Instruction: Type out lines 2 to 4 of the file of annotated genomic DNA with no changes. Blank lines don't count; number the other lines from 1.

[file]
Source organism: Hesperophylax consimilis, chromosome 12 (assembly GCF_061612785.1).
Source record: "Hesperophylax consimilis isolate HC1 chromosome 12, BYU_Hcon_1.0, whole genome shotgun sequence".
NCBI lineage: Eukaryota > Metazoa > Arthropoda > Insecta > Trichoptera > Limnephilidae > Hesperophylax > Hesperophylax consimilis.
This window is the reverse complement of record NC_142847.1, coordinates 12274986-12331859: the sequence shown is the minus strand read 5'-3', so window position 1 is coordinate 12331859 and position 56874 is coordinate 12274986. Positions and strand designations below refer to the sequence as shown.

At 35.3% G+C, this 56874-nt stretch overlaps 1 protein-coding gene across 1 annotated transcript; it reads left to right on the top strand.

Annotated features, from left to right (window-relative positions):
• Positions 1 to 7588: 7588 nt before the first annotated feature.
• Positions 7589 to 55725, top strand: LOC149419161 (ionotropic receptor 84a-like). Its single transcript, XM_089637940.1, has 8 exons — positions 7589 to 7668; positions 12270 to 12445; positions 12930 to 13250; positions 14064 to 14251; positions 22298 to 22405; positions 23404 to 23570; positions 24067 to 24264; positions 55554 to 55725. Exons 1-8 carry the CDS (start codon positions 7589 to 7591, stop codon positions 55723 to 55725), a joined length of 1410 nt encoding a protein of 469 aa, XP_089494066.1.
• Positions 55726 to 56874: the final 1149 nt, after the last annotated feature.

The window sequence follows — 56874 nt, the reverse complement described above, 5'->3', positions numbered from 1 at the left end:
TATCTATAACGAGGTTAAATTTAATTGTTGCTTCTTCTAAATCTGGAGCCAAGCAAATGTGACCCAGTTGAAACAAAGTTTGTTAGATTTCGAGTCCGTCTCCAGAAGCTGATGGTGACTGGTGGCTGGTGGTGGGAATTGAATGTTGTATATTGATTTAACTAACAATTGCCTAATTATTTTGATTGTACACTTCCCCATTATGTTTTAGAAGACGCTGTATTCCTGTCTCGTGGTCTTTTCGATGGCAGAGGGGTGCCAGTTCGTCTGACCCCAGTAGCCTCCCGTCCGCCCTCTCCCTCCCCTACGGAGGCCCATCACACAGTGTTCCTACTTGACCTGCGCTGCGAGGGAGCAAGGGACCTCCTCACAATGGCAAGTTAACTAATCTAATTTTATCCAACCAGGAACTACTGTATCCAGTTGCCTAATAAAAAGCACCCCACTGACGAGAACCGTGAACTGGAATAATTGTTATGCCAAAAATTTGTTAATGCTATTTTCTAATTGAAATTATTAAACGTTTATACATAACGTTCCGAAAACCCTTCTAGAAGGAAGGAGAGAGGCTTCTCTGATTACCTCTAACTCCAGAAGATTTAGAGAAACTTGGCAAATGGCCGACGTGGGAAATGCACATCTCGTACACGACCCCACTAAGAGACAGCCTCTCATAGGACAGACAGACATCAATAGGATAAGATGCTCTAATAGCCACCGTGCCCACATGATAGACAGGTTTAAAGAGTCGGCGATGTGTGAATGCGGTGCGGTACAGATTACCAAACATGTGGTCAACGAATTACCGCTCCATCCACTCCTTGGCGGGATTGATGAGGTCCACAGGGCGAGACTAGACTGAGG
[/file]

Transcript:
Source record: "Hesperophylax consimilis isolate HC1 chromosome 12, BYU_Hcon_1.0, whole genome shotgun sequence".
NCBI lineage: Eukaryota > Metazoa > Arthropoda > Insecta > Trichoptera > Limnephilidae > Hesperophylax > Hesperophylax consimilis.
This window is the reverse complement of record NC_142847.1, coordinates 12274986-12331859: the sequence shown is the minus strand read 5'-3', so window position 1 is coordinate 12331859 and position 56874 is coordinate 12274986. Positions and strand designations below refer to the sequence as shown.